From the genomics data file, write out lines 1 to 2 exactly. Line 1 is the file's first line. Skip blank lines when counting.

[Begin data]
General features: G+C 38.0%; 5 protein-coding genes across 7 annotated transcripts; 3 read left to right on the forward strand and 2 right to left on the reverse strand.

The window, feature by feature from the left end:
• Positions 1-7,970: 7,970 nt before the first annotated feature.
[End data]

General features: G+C 38.0%; 5 protein-coding genes across 7 annotated transcripts; 3 read left to right on the forward strand and 2 right to left on the reverse strand.

The window, feature by feature from the left end: